When preparing to safety-proof your practice, begin with a walk-through evaluation. Start with your reception room and scan the room for objects that are at a height below four feet. One approach is to get down in a squatting position or on your hands and knees. View your office as a toddlers would. What is within their view and reach? Can lamps, art or educational objects be pulled down? Does any of your furniture have any low, sharp corners on which off-balance toddlers could strike their foreheads?
In the children's corner or toy box, are there any items that infants or toddlers might place in their mouth and choke? This could include crayons left out for older children. Scanning floors for dropped paper clips, staples or pen caps is another good safety check.
The bathroom should be reviewed for any cleaning agents that may be left in low cabinets. This includes many air fresheners. The office should also have a key for the bathroom in case a child gets locked inside. Better yet, create a policy so that parents always accompany their children to the rest room.
One general office policy is very simple: never leave a child unattended by a parent. This includes the reception room, rest room and adjusting room. Leaving children unattended increases the likelihood of injuries or mischief.
At the report of findings, our policy is for the doctor to inform parents that they are welcome to bring their children with them for appointments, but must bring the children into the adjusting room during the visit. If a parent attempts to leave a child in the reception room, the staff should gently remind the parent to please bring the child into the adjusting room.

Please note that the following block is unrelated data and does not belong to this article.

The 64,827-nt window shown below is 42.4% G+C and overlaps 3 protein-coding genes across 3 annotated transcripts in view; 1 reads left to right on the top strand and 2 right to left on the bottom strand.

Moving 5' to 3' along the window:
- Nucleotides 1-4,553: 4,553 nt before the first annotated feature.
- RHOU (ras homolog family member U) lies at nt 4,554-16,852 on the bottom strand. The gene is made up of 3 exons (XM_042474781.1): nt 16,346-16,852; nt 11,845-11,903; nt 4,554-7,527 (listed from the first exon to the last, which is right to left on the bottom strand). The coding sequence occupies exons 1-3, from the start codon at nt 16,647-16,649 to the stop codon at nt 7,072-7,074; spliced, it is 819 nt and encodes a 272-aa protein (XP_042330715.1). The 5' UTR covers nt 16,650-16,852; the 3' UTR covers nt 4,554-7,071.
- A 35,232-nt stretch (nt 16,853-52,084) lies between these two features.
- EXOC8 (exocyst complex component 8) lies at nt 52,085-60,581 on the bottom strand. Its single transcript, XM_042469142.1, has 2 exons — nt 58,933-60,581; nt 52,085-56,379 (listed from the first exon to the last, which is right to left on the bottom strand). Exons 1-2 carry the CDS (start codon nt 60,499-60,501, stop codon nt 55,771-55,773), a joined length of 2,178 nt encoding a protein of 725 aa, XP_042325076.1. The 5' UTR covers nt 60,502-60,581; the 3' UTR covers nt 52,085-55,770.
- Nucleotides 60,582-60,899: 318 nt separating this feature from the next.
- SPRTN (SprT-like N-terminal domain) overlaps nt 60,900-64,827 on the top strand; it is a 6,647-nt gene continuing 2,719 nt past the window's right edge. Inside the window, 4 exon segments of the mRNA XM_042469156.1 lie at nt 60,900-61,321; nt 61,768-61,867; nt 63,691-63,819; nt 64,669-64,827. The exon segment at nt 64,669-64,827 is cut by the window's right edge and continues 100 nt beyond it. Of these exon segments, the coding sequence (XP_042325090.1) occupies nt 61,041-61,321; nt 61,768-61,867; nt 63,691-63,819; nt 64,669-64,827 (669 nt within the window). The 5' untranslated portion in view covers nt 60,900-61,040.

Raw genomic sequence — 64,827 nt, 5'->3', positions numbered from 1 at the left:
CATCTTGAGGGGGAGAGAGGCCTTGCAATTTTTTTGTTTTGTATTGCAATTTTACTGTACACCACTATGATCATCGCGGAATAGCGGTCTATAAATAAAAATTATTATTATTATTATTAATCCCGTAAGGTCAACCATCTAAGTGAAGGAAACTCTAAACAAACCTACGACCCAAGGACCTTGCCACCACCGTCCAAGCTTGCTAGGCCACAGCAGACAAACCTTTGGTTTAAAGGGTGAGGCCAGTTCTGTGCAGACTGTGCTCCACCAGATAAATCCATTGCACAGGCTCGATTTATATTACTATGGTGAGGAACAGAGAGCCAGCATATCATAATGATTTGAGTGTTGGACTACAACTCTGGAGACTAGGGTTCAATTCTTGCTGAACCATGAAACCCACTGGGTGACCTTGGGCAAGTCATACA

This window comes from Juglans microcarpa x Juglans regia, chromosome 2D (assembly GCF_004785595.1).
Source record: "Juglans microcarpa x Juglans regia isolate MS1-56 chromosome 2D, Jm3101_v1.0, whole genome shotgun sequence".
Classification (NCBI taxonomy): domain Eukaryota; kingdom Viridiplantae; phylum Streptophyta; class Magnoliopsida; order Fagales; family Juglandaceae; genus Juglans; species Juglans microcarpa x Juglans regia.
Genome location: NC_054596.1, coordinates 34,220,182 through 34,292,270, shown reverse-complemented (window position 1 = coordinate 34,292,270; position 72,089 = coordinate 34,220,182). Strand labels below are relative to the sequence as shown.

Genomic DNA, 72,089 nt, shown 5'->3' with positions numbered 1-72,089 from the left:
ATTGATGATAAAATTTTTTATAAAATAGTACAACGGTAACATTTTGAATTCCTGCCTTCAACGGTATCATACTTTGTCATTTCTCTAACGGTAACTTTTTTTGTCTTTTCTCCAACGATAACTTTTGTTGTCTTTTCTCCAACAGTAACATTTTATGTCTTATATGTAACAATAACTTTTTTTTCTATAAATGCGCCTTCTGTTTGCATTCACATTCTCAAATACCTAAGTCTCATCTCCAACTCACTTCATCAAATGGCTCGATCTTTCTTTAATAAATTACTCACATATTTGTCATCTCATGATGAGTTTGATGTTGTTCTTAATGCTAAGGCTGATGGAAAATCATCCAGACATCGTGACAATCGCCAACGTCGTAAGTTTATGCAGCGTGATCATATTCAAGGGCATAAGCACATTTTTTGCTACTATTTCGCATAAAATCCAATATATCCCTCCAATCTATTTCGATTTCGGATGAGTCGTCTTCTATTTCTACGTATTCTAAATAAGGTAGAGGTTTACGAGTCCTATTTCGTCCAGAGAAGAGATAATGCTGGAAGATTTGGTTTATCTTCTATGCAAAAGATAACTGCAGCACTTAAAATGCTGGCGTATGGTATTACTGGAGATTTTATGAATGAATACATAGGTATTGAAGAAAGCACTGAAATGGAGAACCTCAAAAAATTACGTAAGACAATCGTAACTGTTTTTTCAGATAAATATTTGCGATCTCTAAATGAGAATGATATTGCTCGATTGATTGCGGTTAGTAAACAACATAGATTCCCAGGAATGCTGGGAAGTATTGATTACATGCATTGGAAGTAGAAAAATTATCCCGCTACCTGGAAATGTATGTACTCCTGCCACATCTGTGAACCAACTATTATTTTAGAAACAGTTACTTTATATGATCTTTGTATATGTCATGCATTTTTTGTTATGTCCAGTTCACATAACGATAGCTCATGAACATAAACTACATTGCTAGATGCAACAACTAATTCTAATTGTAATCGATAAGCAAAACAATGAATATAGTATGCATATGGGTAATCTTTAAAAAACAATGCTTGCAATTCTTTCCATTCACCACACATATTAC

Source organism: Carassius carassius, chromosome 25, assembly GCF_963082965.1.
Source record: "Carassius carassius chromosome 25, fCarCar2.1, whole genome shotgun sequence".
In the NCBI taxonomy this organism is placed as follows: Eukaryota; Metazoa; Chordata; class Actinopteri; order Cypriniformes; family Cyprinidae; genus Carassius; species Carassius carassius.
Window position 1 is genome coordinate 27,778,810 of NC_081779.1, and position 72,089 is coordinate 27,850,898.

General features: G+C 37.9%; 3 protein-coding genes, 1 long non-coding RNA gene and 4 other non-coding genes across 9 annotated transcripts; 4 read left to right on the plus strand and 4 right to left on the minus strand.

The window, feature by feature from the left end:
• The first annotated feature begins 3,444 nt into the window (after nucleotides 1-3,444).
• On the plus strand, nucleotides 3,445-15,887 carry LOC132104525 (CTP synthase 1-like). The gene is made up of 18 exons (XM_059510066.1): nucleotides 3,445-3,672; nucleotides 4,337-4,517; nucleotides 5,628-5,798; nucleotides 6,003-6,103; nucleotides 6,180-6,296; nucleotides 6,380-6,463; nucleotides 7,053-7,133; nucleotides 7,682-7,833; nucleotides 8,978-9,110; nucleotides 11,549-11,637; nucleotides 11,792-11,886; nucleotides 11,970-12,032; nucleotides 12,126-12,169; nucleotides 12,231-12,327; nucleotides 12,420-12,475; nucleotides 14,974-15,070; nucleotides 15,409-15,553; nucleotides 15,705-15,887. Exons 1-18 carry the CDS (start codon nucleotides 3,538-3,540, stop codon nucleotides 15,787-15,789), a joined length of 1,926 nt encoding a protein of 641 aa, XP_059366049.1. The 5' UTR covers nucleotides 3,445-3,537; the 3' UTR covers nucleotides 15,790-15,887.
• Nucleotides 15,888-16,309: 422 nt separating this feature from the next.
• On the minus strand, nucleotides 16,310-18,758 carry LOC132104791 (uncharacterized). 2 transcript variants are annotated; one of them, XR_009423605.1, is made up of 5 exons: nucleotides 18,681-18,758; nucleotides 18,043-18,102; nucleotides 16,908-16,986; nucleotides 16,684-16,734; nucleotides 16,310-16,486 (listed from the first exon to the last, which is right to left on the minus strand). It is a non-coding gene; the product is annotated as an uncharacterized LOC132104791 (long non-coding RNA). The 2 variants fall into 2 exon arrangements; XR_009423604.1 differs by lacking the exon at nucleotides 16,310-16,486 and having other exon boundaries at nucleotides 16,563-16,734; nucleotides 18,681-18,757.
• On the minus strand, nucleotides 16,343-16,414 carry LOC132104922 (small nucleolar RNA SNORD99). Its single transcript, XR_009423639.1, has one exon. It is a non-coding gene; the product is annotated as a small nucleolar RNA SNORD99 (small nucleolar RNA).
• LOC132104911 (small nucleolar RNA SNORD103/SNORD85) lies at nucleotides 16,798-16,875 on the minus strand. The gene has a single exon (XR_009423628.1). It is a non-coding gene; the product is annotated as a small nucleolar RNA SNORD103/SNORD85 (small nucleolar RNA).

Safety-proofing any office should also include an electrical review. Frayed or misplaced cords that kids may trip over are accidents waiting to happen. Exposed electrical outlets may be an invitation for a toddler to place mommy's keys into the "car ignition." Going to a Babies-R-Us or Toys-R-Us will provide the solution. While you are at the store purchasing wall outlet plugs, pick up cabinet door restrainers. These are good for any adjusting or therapy room cabinets that do not lock, preventing children from playing with the contents.
The adjusting tables need your attention, too. Numerous tables may present a potential hazard. Hi-lo and drop tables are potential problems. Small hands could be placed in mechanical areas, and children could hang from tables or try to run your tables during your absence.
All parents and children should receive a safety talk about the adjusting room. It should cover instruction about all tables. Inform patients that any mechanical/electrical tables should not be run by a parent or viewed as a jungle gym for their children. Inform parents that they should not leave their children unsupervised in the room.
Our practice has taken a second step by creating a warning sign that we have laminated and posted on our tables. The two warnings that we post are: "Warning - this table has areas where your child should not place their hands, feet or limbs." A second posted notice reads: "Please do not sit or play on the adjustment table."
Other ideas to consider for your office include a first aid kit (with a lot of Band-Aids) and notices of emergency telephone numbers (such as poison control and ambulance services). Purchase a CPR/choking chart and place it in an area accessible to staff. Contact the Red Cross and offer a Saturday CPR class for your staff and patients.
Safety-proofing your office decreases the possibility of accidents and injury. Like chiropractic wellness care, prevention is the key.
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